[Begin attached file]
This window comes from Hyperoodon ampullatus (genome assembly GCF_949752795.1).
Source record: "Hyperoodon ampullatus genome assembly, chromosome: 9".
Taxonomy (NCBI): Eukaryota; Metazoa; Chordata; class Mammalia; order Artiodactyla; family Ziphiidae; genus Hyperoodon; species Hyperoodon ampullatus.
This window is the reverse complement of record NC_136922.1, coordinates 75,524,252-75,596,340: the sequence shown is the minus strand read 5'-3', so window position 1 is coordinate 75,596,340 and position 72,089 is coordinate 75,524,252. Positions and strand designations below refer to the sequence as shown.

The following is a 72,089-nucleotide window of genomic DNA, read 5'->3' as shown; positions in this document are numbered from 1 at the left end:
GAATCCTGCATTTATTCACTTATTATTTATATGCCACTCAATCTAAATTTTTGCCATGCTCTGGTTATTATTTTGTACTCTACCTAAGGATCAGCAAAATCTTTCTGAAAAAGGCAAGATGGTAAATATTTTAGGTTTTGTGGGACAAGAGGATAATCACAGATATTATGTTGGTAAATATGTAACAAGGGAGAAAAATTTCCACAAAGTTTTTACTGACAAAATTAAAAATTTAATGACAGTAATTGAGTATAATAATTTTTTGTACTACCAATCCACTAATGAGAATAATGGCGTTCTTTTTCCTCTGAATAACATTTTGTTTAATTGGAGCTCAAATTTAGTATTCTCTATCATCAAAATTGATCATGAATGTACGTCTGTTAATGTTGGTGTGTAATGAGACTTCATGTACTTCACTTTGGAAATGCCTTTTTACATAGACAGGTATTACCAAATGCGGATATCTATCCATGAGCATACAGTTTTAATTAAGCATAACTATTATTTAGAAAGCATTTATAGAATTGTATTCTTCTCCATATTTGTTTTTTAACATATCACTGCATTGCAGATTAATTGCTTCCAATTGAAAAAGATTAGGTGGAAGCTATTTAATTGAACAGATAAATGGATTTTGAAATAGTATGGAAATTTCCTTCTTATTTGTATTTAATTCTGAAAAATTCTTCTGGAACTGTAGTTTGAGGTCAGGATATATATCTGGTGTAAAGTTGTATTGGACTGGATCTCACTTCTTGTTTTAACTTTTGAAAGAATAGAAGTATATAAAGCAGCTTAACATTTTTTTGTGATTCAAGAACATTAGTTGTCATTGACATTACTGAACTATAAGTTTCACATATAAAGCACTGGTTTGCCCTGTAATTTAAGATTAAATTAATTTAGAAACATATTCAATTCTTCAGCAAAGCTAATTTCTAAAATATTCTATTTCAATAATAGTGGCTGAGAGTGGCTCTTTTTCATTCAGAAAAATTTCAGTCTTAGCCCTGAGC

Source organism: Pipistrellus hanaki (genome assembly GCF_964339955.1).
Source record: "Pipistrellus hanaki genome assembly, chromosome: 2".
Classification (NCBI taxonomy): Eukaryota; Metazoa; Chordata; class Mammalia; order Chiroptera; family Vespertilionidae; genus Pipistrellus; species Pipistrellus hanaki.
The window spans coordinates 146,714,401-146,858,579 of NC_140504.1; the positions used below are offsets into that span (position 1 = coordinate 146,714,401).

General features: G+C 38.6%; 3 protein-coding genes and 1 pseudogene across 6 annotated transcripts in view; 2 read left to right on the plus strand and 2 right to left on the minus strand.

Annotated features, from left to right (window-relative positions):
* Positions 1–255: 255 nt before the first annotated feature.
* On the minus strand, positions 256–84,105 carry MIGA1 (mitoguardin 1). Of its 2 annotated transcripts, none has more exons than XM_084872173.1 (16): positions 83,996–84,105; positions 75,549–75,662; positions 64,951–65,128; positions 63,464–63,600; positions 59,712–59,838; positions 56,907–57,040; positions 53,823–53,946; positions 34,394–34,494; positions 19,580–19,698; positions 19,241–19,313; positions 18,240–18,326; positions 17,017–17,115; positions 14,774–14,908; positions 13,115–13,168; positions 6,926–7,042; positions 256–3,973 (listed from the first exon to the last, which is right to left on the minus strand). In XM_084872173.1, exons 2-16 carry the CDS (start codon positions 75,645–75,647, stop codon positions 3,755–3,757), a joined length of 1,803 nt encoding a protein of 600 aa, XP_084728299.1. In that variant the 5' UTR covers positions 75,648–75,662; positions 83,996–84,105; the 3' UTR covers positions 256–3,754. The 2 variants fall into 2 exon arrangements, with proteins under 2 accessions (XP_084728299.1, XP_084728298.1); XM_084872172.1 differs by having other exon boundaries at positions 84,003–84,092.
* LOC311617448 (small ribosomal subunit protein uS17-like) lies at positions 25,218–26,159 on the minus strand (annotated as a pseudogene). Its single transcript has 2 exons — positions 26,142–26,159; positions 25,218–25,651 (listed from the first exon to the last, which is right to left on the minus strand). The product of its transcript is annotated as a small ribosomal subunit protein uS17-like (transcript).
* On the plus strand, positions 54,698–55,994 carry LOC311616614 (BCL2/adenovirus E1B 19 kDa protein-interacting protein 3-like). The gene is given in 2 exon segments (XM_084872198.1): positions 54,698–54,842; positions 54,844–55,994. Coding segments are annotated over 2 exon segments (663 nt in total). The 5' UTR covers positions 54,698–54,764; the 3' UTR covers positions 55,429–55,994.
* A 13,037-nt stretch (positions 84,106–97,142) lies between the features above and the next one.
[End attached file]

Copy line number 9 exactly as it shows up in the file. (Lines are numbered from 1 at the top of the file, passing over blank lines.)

Classification (NCBI taxonomy): Eukaryota; Metazoa; Chordata; class Mammalia; order Chiroptera; family Vespertilionidae; genus Pipistrellus; species Pipistrellus hanaki.